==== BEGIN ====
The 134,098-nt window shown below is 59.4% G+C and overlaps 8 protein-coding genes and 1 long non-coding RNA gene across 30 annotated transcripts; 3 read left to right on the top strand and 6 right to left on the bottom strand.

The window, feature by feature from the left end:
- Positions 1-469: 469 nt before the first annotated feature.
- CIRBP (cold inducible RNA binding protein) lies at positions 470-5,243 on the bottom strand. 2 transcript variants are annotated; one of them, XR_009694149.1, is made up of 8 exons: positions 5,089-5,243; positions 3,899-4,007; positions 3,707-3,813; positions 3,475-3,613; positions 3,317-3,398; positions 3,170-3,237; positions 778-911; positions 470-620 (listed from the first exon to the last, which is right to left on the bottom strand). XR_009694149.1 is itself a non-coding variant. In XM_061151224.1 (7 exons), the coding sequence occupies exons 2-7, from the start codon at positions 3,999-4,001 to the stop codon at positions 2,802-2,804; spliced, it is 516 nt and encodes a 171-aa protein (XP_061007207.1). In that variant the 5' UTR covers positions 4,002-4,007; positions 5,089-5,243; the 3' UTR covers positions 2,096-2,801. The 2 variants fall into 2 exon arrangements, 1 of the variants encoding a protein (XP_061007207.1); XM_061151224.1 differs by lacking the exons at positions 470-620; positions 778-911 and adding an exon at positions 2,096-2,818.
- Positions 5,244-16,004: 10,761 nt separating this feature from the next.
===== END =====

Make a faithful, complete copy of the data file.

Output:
The 134,098-nt window shown below is 59.4% G+C and overlaps 8 protein-coding genes and 1 long non-coding RNA gene across 30 annotated transcripts; 3 read left to right on the top strand and 6 right to left on the bottom strand.

The window, feature by feature from the left end:
- Positions 1-469: 469 nt before the first annotated feature.
- CIRBP (cold inducible RNA binding protein) lies at positions 470-5,243 on the bottom strand. 2 transcript variants are annotated; one of them, XR_009694149.1, is made up of 8 exons: positions 5,089-5,243; positions 3,899-4,007; positions 3,707-3,813; positions 3,475-3,613; positions 3,317-3,398; positions 3,170-3,237; positions 778-911; positions 470-620 (listed from the first exon to the last, which is right to left on the bottom strand). XR_009694149.1 is itself a non-coding variant. In XM_061151224.1 (7 exons), the coding sequence occupies exons 2-7, from the start codon at positions 3,999-4,001 to the stop codon at positions 2,802-2,804; spliced, it is 516 nt and encodes a 171-aa protein (XP_061007207.1). In that variant the 5' UTR covers positions 4,002-4,007; positions 5,089-5,243; the 3' UTR covers positions 2,096-2,801. The 2 variants fall into 2 exon arrangements, 1 of the variants encoding a protein (XP_061007207.1); XM_061151224.1 differs by lacking the exons at positions 470-620; positions 778-911 and adding an exon at positions 2,096-2,818.
- Positions 5,244-16,004: 10,761 nt separating this feature from the next.